5) programming paradigms: spaghetti code, procedural, OOP, generic, functional, logical, others
6) purpose: teaching language, product to sell, product to "get things done", etc.

Languages range from very powerful but generally harder to learn, to moderately powerful and fairly easy to learn, to not powerful and simple to learn. A few languages manage to be both powerful and easy, but they tend to involve odd ways of thinking.
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#4 leciel

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Posted 29 November 2009 - 11:47 PM

A few languages manage to be both powerful and easy, but they tend to involve odd ways of thinking.


Could you please name that few languages for me? I want to have a look at them.

Thank you both of you for taking time to reply my question. I will still read a lot on this site. Thank you. :thumbup:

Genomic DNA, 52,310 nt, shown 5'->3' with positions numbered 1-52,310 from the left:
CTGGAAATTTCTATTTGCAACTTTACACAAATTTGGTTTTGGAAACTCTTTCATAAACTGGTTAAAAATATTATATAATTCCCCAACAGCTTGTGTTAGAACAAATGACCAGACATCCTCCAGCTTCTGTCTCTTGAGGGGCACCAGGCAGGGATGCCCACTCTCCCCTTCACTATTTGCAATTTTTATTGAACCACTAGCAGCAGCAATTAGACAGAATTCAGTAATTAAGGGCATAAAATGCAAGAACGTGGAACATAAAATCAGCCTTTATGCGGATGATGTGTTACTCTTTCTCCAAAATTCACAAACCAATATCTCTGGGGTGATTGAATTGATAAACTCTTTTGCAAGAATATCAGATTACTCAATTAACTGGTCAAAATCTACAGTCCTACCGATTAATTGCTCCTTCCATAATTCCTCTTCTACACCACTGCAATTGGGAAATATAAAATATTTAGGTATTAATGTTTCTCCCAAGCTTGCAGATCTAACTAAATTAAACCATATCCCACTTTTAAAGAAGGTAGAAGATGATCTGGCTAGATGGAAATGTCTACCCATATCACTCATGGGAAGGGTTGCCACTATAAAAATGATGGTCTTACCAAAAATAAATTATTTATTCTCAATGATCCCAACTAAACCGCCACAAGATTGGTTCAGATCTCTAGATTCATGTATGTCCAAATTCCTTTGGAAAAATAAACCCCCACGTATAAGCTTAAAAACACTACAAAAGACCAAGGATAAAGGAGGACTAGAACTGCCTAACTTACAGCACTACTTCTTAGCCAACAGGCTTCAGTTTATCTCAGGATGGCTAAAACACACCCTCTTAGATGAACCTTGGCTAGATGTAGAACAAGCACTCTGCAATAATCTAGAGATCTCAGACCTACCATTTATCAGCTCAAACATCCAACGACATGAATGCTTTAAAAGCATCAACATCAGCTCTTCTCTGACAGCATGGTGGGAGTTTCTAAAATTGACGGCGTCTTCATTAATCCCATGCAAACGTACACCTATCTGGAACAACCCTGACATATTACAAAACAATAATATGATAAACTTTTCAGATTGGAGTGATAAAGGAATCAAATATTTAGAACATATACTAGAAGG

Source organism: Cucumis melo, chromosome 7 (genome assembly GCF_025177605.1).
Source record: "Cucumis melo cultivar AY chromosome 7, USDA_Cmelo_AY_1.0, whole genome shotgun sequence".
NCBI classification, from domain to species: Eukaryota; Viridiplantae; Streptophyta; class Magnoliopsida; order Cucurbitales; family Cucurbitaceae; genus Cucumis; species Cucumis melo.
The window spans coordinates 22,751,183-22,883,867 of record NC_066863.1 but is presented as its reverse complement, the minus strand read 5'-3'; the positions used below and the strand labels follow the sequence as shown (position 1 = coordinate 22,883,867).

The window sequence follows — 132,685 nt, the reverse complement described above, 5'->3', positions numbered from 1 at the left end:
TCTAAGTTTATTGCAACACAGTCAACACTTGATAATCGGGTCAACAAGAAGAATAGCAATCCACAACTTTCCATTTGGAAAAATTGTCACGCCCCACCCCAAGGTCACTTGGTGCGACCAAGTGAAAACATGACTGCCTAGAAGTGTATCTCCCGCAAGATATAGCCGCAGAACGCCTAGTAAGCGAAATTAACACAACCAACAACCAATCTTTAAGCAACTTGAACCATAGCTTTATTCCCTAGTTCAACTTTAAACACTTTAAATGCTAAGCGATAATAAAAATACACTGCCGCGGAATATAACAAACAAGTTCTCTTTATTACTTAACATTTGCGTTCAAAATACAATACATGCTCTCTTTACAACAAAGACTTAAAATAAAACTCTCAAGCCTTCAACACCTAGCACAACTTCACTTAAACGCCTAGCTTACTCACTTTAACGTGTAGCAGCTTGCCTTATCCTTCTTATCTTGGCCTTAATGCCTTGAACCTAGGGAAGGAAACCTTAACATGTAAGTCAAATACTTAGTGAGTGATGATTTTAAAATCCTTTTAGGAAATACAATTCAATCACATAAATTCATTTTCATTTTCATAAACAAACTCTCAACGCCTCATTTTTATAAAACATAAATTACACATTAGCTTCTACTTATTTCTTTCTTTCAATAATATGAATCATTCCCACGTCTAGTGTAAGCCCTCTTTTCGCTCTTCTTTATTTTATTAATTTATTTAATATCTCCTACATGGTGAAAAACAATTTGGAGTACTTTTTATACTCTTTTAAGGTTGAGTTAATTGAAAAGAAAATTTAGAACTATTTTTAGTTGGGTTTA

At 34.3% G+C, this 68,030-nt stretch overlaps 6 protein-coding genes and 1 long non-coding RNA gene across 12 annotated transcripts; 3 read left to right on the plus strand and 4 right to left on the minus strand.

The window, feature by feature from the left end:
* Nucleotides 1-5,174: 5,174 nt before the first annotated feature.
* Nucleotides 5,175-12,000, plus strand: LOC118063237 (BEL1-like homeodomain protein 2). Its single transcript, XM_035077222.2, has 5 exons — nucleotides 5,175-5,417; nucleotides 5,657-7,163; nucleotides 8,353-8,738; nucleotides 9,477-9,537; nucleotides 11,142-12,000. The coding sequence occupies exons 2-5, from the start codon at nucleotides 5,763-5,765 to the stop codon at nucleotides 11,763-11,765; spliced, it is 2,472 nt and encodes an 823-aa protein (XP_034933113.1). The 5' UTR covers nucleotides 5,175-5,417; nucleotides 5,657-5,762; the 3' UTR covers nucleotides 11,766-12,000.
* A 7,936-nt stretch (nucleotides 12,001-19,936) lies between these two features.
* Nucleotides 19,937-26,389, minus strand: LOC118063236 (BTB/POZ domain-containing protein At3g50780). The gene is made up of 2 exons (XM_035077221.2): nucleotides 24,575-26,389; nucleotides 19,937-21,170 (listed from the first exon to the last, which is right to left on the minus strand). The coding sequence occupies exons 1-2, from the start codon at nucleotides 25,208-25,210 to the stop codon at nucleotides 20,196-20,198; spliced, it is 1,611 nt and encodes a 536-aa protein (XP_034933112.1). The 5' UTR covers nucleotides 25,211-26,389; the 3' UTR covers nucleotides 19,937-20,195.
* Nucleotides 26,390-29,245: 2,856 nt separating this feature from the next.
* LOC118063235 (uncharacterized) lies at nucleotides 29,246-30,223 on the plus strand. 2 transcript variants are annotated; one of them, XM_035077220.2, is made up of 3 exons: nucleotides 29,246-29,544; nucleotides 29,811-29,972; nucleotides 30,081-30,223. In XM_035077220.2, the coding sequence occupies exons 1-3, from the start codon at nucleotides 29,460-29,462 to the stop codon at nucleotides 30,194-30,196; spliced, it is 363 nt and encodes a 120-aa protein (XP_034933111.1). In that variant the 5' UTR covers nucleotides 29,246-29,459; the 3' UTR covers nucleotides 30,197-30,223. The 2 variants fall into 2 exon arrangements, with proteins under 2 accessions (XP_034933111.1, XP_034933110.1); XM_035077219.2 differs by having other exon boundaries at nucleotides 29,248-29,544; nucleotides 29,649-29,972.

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#5 Coldhearth

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Posted 30 November 2009 - 06:23 AM

In my opinion (I'm just a beginning programmer ofcourse...) it doesn't really matter what language you start with. Logical thinking is way more important to a programmer than the language he's using. If you know the syntax of a language but aren't able to solve a problem effectively you can't do anything...
So just pick one for the platform you want to develop.
If you wanna do desktop development pick C or C++
For the web PHP or C# with .NET
Otherwise Java is also good for applications that are cross-platform. :)
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#6 WingedPanther73

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Posted 30 November 2009 - 08:24 AM

Could you please name that few languages for me? I want to have a look at them.

Thank you both of you for taking time to reply my question. I will still read a lot on this site. Thank you. :thumbup: